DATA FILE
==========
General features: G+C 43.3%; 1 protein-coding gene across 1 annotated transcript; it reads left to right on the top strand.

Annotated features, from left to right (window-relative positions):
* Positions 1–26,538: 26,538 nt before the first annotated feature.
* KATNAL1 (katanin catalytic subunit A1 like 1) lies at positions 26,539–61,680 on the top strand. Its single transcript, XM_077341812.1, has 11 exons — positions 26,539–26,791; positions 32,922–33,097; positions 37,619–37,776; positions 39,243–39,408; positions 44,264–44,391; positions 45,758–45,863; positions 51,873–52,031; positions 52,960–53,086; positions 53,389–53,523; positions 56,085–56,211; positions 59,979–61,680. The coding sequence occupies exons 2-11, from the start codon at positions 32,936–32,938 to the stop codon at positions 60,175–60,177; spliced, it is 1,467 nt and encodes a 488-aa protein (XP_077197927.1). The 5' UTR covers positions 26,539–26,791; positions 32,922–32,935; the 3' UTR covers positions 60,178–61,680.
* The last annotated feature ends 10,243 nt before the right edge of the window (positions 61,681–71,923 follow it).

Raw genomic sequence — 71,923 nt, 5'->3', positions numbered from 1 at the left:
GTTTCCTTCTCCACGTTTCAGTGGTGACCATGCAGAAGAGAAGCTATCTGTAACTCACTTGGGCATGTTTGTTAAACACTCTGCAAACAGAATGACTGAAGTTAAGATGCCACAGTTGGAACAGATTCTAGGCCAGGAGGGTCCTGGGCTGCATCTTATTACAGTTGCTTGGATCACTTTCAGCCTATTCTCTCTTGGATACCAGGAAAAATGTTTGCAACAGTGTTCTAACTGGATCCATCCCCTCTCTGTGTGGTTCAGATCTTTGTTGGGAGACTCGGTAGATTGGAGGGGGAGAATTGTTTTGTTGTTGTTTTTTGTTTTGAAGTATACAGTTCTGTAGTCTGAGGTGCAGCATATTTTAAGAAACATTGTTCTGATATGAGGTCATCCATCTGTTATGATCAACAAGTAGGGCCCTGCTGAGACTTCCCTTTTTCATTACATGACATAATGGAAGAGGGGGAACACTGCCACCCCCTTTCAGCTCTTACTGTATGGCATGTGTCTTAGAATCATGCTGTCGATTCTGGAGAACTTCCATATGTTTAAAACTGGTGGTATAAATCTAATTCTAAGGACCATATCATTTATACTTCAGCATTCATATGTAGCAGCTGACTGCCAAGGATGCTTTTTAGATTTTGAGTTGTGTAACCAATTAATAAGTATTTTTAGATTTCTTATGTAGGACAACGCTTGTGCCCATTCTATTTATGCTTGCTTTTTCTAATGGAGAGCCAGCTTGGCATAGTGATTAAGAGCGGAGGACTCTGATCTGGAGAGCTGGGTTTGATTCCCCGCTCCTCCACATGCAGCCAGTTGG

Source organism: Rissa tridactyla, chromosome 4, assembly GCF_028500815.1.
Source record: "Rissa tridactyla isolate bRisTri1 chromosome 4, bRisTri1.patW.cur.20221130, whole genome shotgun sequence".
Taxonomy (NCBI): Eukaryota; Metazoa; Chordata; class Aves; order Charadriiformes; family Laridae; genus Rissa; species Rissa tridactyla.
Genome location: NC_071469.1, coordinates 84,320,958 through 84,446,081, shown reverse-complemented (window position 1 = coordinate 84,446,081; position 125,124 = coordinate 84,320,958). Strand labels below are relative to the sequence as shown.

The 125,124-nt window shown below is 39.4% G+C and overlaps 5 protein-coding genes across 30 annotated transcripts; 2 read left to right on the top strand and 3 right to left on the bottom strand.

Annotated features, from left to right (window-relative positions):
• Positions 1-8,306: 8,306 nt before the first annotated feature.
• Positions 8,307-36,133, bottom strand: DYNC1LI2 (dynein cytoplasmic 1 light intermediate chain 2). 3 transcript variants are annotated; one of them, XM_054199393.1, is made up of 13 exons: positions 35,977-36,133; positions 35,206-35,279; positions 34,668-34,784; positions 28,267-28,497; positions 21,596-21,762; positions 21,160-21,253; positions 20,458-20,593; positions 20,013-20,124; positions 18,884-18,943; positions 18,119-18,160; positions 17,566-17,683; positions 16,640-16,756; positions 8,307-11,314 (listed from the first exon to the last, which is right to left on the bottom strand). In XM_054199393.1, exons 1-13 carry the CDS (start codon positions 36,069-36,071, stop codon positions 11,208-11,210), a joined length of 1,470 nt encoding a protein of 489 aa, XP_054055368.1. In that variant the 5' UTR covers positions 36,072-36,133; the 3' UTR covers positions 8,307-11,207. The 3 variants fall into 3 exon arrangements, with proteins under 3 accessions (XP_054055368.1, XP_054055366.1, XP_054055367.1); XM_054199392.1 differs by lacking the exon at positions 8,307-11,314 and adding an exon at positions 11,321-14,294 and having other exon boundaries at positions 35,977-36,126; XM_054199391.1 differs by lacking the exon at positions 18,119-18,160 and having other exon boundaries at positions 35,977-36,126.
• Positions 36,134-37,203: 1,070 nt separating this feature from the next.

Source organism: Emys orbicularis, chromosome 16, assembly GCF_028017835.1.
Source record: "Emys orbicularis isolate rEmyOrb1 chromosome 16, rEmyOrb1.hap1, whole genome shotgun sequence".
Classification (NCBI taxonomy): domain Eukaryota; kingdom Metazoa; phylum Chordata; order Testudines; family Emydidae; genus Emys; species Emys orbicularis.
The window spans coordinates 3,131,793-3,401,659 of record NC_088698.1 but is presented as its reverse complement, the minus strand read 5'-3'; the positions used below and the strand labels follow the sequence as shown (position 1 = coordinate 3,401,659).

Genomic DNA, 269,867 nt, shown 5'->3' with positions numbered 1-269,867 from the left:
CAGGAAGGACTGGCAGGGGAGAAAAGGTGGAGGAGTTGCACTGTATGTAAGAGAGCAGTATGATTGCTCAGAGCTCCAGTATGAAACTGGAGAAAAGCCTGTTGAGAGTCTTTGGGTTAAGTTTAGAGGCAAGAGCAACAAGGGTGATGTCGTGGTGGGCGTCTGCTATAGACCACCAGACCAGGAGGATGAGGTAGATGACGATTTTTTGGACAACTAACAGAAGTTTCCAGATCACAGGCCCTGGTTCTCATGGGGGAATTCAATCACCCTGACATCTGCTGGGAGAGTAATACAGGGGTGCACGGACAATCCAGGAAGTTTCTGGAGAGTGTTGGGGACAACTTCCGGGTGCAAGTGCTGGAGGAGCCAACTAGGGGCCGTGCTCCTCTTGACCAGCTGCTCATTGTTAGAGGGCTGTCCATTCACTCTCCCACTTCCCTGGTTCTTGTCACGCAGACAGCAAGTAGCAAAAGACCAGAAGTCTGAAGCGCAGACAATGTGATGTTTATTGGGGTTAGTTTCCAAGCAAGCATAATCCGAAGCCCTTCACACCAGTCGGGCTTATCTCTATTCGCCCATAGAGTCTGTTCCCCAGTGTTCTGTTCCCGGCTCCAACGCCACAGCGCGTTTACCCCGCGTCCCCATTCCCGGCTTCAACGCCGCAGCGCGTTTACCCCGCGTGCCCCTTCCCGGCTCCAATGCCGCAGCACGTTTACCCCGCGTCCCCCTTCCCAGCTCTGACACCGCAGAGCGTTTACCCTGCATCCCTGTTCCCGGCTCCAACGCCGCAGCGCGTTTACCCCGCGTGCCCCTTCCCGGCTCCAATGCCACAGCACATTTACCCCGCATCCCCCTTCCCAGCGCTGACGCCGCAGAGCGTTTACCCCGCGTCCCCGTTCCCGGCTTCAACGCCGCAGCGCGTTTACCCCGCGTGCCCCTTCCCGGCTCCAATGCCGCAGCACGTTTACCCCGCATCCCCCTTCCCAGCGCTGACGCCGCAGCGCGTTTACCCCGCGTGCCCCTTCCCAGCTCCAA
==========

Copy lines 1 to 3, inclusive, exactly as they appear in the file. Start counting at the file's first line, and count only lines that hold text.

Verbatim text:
General features: G+C 43.3%; 1 protein-coding gene across 1 annotated transcript; it reads left to right on the top strand.

Annotated features, from left to right (window-relative positions):
* Positions 1–26,538: 26,538 nt before the first annotated feature.